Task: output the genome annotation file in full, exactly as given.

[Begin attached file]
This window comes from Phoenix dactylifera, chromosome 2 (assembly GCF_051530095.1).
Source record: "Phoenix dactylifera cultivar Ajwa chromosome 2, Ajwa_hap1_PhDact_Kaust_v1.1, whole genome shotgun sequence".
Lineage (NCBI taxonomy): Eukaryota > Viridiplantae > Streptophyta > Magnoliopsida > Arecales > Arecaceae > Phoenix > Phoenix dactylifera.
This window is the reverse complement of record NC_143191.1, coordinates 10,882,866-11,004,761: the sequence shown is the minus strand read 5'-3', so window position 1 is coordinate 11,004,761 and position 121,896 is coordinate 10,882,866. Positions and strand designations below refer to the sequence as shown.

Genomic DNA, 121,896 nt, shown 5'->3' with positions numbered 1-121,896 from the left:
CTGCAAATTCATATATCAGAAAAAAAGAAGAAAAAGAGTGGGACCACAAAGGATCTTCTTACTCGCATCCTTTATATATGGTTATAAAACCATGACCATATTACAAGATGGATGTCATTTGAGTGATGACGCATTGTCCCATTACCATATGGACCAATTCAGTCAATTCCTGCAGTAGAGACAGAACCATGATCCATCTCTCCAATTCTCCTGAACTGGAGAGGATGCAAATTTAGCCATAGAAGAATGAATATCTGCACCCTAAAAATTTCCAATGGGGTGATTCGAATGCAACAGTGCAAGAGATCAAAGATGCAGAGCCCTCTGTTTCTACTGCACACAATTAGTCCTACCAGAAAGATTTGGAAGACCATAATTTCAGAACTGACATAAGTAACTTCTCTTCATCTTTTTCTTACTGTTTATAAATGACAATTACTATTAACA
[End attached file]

This window comes from Phoenix dactylifera, chromosome 2 (assembly GCF_051530095.1).
Source record: "Phoenix dactylifera cultivar Ajwa chromosome 2, Ajwa_hap1_PhDact_Kaust_v1.1, whole genome shotgun sequence".
Lineage (NCBI taxonomy): Eukaryota > Viridiplantae > Streptophyta > Magnoliopsida > Arecales > Arecaceae > Phoenix > Phoenix dactylifera.
This window is the reverse complement of record NC_143191.1, coordinates 10,882,866-11,004,761: the sequence shown is the minus strand read 5'-3', so window position 1 is coordinate 11,004,761 and position 121,896 is coordinate 10,882,866. Positions and strand designations below refer to the sequence as shown.

Genomic DNA, 121,896 nt, shown 5'->3' with positions numbered 1-121,896 from the left:
CTGCAAATTCATATATCAGAAAAAAAGAAGAAAAAGAGTGGGACCACAAAGGATCTTCTTACTCGCATCCTTTATATATGGTTATAAAACCATGACCATATTACAAGATGGATGTCATTTGAGTGATGACGCATTGTCCCATTACCATATGGACCAATTCAGTCAATTCCTGCAGTAGAGACAGAACCATGATCCATCTCTCCAATTCTCCTGAACTGGAGAGGATGCAAATTTAGCCATAGAAGAATGAATATCTGCACCCTAAAAATTTCCAATGGGGTGATTCGAATGCAACAGTGCAAGAGATCAAAGATGCAGAGCCCTCTGTTTCTACTGCACACAATTAGTCCTACCAGAAAGATTTGGAAGACCATAATTTCAGAACTGACATAAGTAACTTCTCTTCATCTTTTTCTTACTGTTTATAAATGACAATTACTATTAACA